The geometry, at least with this particular set up, seems to suit me well, giving enough ability to lean over when needed/wanted and still be able to enjoy an upright position too. The Jones bars may play a bigger role in this comfort than I anticipated, but I believe the MS could be just as comfortable (for the right person) with drop bars as well. Given my particular idiosyncrasies and physical limitations, these handlebars are more than likely the right choice for me though.
The 47mm tires are my first attempt at going tubeless on a bike, and I have to say, I quite like it. Although I still carry a tube and patch kit in case of emergency, after my first quick pedal around the neighborhood, I picked up a goat head and realized that the sealant is fantastic at getting these spots filled in quickly without much (if any) air loss. Being able to ride at lower pressure is also likely a big factor in the comfort of the MS. Now, if/when I have to deal with my first tire blow-out, I may not feel the same, but thus far, I've enjoyed the tubeless ride and don't expect to have problems.

Disc brakes can be a hot topic and have both big fans and those who insist discs are inferior to rim brakes. As I've stated in the past, I see uses for both and don't have the strong opinions of some, but in the case of this bike, the discs work well for allowing a much wider tire (up to 60mm with the 650b size and 42mm with 700c - though I'd note that with this particular carbon fork I wouldn't go too much wider than the current 650x47mm size) than a typical road bike can handle, and if the bike is going to be utilized for any off-road purposes or in inclement weather, I think there is a benefit to having disc brakes.
The gearing for my build on the Midnight Special is... unconventional, let's say. There probably aren't a ton of these being built with 1x mountain bike gearing, but I've fallen in love with SRAM's Eagle group on my mountain bike and it just seemed like it would be an interesting route to go with this build. Is it perfect? I'd say, no (but really, what is if one rides over super varied terrain/conditions). For some people, it may not be the way to go at all. I can spin out in the right circumstances and I have struggled to get up a few hills, but overall, it has worked decently for my needs thus far, and I've had the same issues with 2x11 road gearing, so I don't know that having road-specific gearing would've made a huge difference for me. In summary, I'm not dissatisfied with the gear range, but depending on the rider's strength and terrain, there may be better options for gearing.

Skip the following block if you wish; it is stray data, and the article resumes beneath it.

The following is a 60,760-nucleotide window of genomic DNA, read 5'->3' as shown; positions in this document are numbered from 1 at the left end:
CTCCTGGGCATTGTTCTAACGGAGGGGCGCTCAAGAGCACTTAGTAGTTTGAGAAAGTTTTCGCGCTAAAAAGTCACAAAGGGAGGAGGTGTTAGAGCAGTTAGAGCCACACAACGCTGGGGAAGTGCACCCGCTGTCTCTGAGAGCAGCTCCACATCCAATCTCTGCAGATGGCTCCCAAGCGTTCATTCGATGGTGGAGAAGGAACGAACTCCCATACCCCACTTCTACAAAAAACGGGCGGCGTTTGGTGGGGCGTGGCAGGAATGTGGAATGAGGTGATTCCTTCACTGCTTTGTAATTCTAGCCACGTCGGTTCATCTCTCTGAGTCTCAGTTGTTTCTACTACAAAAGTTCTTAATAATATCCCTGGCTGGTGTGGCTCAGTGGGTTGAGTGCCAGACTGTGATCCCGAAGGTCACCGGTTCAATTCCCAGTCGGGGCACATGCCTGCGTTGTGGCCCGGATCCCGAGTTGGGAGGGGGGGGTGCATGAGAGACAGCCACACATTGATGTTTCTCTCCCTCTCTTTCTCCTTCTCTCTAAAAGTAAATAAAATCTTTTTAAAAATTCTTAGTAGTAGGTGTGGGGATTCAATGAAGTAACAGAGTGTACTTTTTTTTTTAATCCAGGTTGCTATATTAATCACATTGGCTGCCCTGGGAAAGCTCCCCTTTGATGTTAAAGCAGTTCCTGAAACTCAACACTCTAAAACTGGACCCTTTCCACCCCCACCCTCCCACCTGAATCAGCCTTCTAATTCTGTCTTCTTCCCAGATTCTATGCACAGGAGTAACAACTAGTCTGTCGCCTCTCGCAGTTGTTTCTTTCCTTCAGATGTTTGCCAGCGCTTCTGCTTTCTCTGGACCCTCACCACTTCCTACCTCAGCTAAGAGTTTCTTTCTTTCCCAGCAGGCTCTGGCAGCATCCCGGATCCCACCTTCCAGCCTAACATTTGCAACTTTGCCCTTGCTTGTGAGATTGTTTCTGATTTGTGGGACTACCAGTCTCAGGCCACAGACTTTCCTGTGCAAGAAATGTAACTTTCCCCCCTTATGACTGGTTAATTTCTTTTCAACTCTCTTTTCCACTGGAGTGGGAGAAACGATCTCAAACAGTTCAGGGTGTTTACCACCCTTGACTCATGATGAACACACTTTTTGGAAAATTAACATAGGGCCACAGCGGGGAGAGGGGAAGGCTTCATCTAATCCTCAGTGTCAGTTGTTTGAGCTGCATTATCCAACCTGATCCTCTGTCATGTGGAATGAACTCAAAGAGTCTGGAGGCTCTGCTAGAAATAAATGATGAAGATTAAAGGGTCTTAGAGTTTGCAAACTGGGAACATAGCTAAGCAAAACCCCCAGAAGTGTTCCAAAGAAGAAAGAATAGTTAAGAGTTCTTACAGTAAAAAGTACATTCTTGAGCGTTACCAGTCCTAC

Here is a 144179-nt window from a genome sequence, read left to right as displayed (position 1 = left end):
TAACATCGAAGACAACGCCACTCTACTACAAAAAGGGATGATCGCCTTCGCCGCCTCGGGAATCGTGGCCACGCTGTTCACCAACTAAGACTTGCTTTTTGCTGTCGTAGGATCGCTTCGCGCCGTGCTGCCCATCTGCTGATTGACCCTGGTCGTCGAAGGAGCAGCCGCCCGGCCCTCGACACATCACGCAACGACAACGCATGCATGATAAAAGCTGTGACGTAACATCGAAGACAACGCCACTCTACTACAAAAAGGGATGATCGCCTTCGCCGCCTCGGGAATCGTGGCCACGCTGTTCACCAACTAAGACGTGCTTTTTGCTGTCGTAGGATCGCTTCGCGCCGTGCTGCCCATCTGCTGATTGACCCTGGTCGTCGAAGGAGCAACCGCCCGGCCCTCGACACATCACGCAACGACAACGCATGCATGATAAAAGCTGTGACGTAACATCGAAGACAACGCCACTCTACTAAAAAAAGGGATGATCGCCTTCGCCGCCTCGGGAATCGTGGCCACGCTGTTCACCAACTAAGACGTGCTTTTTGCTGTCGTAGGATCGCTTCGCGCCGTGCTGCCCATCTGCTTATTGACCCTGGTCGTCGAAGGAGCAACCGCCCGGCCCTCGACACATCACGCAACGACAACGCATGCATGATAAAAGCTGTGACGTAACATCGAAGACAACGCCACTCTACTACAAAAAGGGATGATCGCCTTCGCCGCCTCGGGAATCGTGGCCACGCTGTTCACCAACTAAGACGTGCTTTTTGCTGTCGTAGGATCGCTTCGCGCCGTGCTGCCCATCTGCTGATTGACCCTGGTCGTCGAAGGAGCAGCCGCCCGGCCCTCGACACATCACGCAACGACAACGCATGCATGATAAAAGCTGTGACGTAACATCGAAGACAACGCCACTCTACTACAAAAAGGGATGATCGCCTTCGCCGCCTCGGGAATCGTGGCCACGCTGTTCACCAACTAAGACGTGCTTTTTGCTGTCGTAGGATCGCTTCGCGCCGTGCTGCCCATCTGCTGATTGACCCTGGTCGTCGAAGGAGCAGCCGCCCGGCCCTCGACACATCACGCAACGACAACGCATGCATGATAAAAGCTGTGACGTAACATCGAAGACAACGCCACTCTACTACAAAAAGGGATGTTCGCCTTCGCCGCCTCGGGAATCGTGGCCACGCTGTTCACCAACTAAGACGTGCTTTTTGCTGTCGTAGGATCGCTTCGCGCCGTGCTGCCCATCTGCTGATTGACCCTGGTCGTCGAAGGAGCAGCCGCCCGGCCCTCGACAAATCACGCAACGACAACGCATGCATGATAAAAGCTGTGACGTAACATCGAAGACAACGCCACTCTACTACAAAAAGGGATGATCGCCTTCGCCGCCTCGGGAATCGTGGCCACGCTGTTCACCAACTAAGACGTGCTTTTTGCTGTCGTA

The bottom line is that this bike makes me smile and I want to ride it, and that's all I can ask for in any bike. Being able to get some speed and having the benefit of comfort is something I've searched to find for years and I think the Midnight Special has met my expectations.

Despite winter taking hold just about the time this bike arrived, I've been able to ride it more than I anticipated, though even I have to admit our relationship is still on the new side and I haven't been able to get in a ride longer than about 40 miles (64km).  I do think I've had enough rides to get through the honeymoon period and I've experienced plenty of challenging (mentally and physically) rides. I won't say that every ride has been ideal or that I've arrived home feeling my best each time, but I know that much of this has to do with the season and weather conditions so I'm not ready to blame the bike for those tougher days, especially knowing that there have been more good rides than bad.

By no means have I had the opportunity to ride every bike that is available on the market, but this one feels like it's different, special. Perhaps it is the wave of the future and more manufacturers will be (or are) creating similar bikes. I certainly hope so because I think this sort of bike could appeal to many different riders. I'm excited to have this in my stable and I'm looking forward to riding it more and farther as the weather warms.


  1. Awesome Midnight Special! I also have an unusual drivetrain on my MS: 41T front, 20T rear single speed :) Maxxis ardent 2.25's and a Surly 1x1 fork to top off a "weird" but awesome build.

    1. I think it's one of the great things about Surly's... you can pretty much do with them whatever you like! :) Hope you're enjoying your MS!